Why all designers need to understand color blindness?
Given the question of how to deal with color blindness in graphic design, many people would be tempted to give a brusque answer: “Choose a different profession.”
As any professional designer should understand, it’s not that simple. Even if you (a designer) are not color blind, over 8% of your male clients are likely to be, as are 8% of their male target markets (color blindness is rarer in females — more like 0.5%). If your design work is unsightly or hard to read for this substantial group, you’ve made a pretty huge mistake.
And say you want to design but do happen to be color blind? Not a big deal. Learn a few tricks and you’ll be fine.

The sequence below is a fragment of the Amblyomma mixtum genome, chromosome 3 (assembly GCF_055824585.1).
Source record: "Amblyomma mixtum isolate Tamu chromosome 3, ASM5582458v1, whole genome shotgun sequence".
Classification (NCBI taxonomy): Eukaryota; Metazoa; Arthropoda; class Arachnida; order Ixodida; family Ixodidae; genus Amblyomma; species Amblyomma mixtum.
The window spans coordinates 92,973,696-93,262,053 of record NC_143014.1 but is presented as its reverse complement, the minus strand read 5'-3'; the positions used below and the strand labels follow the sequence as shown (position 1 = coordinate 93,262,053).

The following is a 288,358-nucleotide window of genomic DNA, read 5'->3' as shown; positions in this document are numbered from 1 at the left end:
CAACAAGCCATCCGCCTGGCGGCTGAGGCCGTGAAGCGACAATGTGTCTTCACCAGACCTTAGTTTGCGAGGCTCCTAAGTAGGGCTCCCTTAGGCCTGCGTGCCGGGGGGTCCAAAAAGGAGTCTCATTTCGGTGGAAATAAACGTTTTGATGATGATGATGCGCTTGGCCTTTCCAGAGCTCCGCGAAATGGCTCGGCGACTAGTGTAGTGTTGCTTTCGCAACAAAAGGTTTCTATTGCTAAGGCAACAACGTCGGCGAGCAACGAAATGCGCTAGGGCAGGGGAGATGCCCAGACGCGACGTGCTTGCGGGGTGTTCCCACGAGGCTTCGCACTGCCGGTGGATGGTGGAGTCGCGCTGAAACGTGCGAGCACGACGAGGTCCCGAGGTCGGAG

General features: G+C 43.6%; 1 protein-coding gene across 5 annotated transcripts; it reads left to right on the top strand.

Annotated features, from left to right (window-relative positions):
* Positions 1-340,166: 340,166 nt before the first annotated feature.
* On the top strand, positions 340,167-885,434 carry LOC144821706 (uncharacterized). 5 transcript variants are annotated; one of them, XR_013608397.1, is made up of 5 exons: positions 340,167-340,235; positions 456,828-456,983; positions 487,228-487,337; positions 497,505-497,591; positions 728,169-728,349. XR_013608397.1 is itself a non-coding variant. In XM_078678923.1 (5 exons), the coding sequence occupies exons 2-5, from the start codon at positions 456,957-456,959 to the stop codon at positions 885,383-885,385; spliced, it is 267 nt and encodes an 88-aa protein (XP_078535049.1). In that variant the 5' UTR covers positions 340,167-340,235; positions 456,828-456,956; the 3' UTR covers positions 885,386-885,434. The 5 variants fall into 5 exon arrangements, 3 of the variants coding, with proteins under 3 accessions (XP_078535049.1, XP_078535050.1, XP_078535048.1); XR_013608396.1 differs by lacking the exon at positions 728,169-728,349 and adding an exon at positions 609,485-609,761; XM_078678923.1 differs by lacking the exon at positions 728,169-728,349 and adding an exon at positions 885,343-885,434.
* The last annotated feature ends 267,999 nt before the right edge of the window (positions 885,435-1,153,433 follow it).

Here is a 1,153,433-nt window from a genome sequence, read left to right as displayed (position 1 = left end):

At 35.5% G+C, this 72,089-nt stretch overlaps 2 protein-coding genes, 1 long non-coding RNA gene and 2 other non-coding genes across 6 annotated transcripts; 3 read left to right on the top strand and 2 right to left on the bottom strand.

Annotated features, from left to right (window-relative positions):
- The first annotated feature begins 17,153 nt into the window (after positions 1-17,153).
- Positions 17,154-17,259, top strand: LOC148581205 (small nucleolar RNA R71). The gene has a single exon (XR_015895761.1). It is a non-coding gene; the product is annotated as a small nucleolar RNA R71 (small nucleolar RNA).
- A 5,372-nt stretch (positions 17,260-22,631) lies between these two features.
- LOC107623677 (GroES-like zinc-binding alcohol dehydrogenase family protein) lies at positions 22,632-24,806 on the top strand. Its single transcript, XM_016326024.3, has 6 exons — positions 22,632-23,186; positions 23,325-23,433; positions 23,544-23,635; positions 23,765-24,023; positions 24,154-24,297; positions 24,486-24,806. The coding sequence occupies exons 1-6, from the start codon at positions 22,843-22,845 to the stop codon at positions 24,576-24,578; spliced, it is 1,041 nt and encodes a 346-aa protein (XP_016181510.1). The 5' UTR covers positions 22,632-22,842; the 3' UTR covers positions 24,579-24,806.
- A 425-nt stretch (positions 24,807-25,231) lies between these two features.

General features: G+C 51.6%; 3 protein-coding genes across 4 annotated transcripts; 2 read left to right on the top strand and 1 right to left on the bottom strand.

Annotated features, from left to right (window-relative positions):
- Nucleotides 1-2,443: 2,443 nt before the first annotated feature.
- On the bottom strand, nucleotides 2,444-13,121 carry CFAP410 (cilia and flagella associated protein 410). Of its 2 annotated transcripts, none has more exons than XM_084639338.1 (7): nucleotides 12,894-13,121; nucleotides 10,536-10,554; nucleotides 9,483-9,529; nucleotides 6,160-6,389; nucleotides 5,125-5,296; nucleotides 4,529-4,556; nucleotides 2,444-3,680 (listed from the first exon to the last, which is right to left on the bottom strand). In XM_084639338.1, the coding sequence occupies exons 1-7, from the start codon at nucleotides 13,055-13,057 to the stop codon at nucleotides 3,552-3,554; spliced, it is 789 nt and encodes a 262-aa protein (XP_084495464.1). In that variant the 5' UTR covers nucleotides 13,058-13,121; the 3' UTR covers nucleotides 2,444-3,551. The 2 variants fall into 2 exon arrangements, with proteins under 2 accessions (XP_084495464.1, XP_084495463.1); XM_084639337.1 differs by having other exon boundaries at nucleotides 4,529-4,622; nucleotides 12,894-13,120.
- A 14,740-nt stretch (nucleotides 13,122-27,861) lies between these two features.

In this post, we’ll give pointers for non-color blind designers on how to consider a color blind audience, and tips for color blind designers on how to keep your colors straight.
“This [film] is about patient and dedicated teaching, about learning to look and visualize in order to design, about the importance of drawing. It is one designer’s personal experience of issues that face all designers, expressed with sympathy and encouragement, and illustrated with examples of Inge [Druckrey]’s own work and that of grateful generations of her students. There are simple phrases that give insights into complex matters, for example that letterforms are ‘memories of motion.’ Above all, it is characteristic of Inge that in this examination of basic principles the word “beautiful” is used several times.”
– Matthew Carter, type designer, MacArthur Fellow